I have always enjoyed the Advance Design Chevy trucks and in 1989 purchased two, one in good condition and one parts truck for $500. The same gentlemen had a very nice Dodge Sweptside for the same price but I couldn't afford it and the Chevies.

My favorite story of missed opportunity took place in 1990 when I passed on a buyer take all Arizona ranch yard clean out. To make it worse, I told a friend, he bought the vehicles and I helped move them. These included a 1965 Plymouth convertible, driveable conditon, 1941 Plymouth p.u., running but no brakes, 1937 Olds sedan, complete but not running, 1955 Cadillac Coupe Deville with continental kit, not running but complete, mid 60's Chrysler convertible, complete and driveable, mid 30s Terraplane p.u. complete but non running, and a J2 powered Olds hardtop s/w, complete but not running. All for the sum of $4500!

Share this post


Link to post
Share on other sites

My ones that got away....

As a school boy in the late '40's, I was driving a '37 Olds sedan that I had cobbled together from a sad 2 1/2-fendered heap. (I bought the missing parts for it from a character running a small junk business who would always say "that's the onliest one I got"). I aspired to something better, and along came a nice '39 Lasalle convertible. Its owner needed a family car and liked the Olds. A deal made in heaven? The LaSalle appraised out at around $450, while the Olds was $300. Ugh, no dough, no deal.

Some years later, a friend was caring for a '37 Lincoln LeBaron Convertible sedan belonging to a guy who was off in the army. The front stuck out of the garage about 5 feet because it was so long, but it hadn't suffered much deterioration. When he returned home from the service he decided to go to law school, and not keep the Lincoln, so it was to be put up for sale. I had the inside track, it hadn't been advertized and no one else knew about it! However, I was living in an apartment and despite all efforts, I couldn't find a place to keep it. Reluctantly I passed on it. Price; $250.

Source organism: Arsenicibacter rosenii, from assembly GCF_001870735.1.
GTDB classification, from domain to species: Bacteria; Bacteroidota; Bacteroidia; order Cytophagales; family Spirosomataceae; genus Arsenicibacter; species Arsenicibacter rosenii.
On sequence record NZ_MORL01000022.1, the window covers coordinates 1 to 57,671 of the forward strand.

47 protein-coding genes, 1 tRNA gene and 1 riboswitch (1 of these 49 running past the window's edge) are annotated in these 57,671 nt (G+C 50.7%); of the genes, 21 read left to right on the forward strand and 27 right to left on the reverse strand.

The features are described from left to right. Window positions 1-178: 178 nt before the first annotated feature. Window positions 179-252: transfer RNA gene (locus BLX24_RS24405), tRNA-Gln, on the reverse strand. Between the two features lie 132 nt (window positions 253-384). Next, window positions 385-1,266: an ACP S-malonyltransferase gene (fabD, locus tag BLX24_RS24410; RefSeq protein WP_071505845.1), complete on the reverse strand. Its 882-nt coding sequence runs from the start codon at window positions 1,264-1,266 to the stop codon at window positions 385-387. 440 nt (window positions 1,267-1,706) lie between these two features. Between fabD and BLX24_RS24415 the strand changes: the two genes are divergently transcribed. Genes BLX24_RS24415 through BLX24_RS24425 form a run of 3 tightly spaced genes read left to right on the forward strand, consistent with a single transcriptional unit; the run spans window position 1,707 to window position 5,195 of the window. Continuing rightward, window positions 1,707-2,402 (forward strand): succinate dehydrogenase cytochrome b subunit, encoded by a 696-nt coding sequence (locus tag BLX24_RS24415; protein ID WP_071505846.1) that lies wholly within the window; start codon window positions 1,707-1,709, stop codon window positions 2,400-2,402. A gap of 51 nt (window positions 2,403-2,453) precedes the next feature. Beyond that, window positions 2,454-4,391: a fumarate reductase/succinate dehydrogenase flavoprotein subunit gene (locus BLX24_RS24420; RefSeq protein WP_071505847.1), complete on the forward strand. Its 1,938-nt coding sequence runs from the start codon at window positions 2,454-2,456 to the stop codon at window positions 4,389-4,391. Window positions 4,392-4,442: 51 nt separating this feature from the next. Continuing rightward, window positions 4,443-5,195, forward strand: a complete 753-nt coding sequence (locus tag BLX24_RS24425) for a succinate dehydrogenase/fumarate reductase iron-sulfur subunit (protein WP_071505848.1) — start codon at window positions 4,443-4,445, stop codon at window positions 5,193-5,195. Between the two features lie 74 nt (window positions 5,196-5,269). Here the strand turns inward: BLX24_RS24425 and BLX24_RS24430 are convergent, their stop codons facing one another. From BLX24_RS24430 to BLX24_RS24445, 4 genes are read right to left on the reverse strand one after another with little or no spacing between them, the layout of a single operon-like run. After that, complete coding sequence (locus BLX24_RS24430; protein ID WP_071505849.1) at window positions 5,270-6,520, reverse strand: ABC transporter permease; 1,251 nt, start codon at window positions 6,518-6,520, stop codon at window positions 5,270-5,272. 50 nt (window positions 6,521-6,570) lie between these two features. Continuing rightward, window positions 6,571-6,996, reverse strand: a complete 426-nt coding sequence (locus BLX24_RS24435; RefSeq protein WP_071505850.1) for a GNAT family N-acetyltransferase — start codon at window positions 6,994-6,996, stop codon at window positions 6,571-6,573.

Share this post


Link to post
Share on other sites

I've missed many a nice car over the years as one of my best friends is a wholesaler and he had a car lot where I hung around. But one I always wish I had bought was a 67 Plymouth Belvedere GTX that was an original Hemi powered car, 4 speed. It had a 440 in by the summer of 72 but the rest was original and did it ever haul a$$. A another friend owned it at the time and lost his job or was hard up for cash, as he was asking $1200. Someone more astute than me scooped it up after he offered it to me first. :(

Share this post


Link to post
Share on other sites

There's one I saw just yesterday. A 1978 Mercedes 280 2 door hardtop with 90000 km on it (about 55000 miles). Looks good but the upholstery is cracking. Not running, asking $1000.

One part of me says I should buy it but the other part says no. I have a feeling if I don't buy it I will regret it later but if I do, I will regret it later.

Share this post


Link to post
Share on other sites